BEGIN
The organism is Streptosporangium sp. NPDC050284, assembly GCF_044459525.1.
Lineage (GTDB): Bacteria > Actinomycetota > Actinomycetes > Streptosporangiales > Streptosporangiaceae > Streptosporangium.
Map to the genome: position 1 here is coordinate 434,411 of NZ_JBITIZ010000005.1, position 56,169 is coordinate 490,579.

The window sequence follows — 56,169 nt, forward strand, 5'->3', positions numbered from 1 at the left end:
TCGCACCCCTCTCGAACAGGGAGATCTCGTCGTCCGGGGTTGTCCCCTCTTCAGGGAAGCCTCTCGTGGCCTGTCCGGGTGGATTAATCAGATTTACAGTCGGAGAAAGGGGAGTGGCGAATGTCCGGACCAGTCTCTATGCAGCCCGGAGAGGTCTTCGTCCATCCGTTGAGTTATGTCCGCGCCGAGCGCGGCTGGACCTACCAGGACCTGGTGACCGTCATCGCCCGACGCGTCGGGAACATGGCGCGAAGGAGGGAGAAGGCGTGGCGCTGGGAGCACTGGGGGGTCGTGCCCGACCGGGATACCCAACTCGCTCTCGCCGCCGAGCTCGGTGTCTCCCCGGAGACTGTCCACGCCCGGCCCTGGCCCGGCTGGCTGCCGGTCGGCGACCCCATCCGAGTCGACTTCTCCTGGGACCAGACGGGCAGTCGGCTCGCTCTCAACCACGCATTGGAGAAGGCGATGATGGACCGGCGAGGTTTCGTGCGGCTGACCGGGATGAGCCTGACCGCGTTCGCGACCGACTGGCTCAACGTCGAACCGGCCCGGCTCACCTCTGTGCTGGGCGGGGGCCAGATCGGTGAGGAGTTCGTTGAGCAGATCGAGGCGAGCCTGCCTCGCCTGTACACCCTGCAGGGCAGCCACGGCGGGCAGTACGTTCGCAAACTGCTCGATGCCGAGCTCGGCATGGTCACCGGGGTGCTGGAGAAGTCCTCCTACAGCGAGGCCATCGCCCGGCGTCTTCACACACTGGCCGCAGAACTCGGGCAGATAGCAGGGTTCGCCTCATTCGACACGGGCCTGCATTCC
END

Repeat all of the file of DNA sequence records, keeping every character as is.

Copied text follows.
The organism is Streptosporangium sp. NPDC050284, assembly GCF_044459525.1.
Lineage (GTDB): Bacteria > Actinomycetota > Actinomycetes > Streptosporangiales > Streptosporangiaceae > Streptosporangium.
Map to the genome: position 1 here is coordinate 434,411 of NZ_JBITIZ010000005.1, position 56,169 is coordinate 490,579.

The window sequence follows — 56,169 nt, forward strand, 5'->3', positions numbered from 1 at the left end:
TCGCACCCCTCTCGAACAGGGAGATCTCGTCGTCCGGGGTTGTCCCCTCTTCAGGGAAGCCTCTCGTGGCCTGTCCGGGTGGATTAATCAGATTTACAGTCGGAGAAAGGGGAGTGGCGAATGTCCGGACCAGTCTCTATGCAGCCCGGAGAGGTCTTCGTCCATCCGTTGAGTTATGTCCGCGCCGAGCGCGGCTGGACCTACCAGGACCTGGTGACCGTCATCGCCCGACGCGTCGGGAACATGGCGCGAAGGAGGGAGAAGGCGTGGCGCTGGGAGCACTGGGGGGTCGTGCCCGACCGGGATACCCAACTCGCTCTCGCCGCCGAGCTCGGTGTCTCCCCGGAGACTGTCCACGCCCGGCCCTGGCCCGGCTGGCTGCCGGTCGGCGACCCCATCCGAGTCGACTTCTCCTGGGACCAGACGGGCAGTCGGCTCGCTCTCAACCACGCATTGGAGAAGGCGATGATGGACCGGCGAGGTTTCGTGCGGCTGACCGGGATGAGCCTGACCGCGTTCGCGACCGACTGGCTCAACGTCGAACCGGCCCGGCTCACCTCTGTGCTGGGCGGGGGCCAGATCGGTGAGGAGTTCGTTGAGCAGATCGAGGCGAGCCTGCCTCGCCTGTACACCCTGCAGGGCAGCCACGGCGGGCAGTACGTTCGCAAACTGCTCGATGCCGAGCTCGGCATGGTCACCGGGGTGCTGGAGAAGTCCTCCTACAGCGAGGCCATCGCCCGGCGTCTTCACACACTGGCCGCAGAACTCGGGCAGATAGCAGGGTTCGCCTCATTCGACACGGGCCTGCATTCC